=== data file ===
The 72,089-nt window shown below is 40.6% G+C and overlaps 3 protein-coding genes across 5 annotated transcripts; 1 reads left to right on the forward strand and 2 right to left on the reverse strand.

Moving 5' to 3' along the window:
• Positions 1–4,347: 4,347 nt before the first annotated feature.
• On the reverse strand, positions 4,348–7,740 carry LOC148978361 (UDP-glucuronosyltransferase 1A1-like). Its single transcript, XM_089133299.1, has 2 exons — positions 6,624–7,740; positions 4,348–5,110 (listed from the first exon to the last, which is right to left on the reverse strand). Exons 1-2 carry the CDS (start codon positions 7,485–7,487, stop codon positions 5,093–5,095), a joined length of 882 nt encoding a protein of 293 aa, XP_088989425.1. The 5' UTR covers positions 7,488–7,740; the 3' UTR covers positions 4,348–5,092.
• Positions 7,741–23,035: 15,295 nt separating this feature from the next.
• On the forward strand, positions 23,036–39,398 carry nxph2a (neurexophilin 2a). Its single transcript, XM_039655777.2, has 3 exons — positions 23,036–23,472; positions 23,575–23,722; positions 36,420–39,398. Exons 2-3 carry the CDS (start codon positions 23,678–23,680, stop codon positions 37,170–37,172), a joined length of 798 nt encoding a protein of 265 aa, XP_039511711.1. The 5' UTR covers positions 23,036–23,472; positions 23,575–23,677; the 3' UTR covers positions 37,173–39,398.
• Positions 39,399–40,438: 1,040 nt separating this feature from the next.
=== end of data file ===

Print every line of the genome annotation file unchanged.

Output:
The 72,089-nt window shown below is 40.6% G+C and overlaps 3 protein-coding genes across 5 annotated transcripts; 1 reads left to right on the forward strand and 2 right to left on the reverse strand.

Moving 5' to 3' along the window:
• Positions 1–4,347: 4,347 nt before the first annotated feature.
• On the reverse strand, positions 4,348–7,740 carry LOC148978361 (UDP-glucuronosyltransferase 1A1-like). Its single transcript, XM_089133299.1, has 2 exons — positions 6,624–7,740; positions 4,348–5,110 (listed from the first exon to the last, which is right to left on the reverse strand). Exons 1-2 carry the CDS (start codon positions 7,485–7,487, stop codon positions 5,093–5,095), a joined length of 882 nt encoding a protein of 293 aa, XP_088989425.1. The 5' UTR covers positions 7,488–7,740; the 3' UTR covers positions 4,348–5,092.
• Positions 7,741–23,035: 15,295 nt separating this feature from the next.
• On the forward strand, positions 23,036–39,398 carry nxph2a (neurexophilin 2a). Its single transcript, XM_039655777.2, has 3 exons — positions 23,036–23,472; positions 23,575–23,722; positions 36,420–39,398. Exons 2-3 carry the CDS (start codon positions 23,678–23,680, stop codon positions 37,170–37,172), a joined length of 798 nt encoding a protein of 265 aa, XP_039511711.1. The 5' UTR covers positions 23,036–23,472; positions 23,575–23,677; the 3' UTR covers positions 37,173–39,398.
• Positions 39,399–40,438: 1,040 nt separating this feature from the next.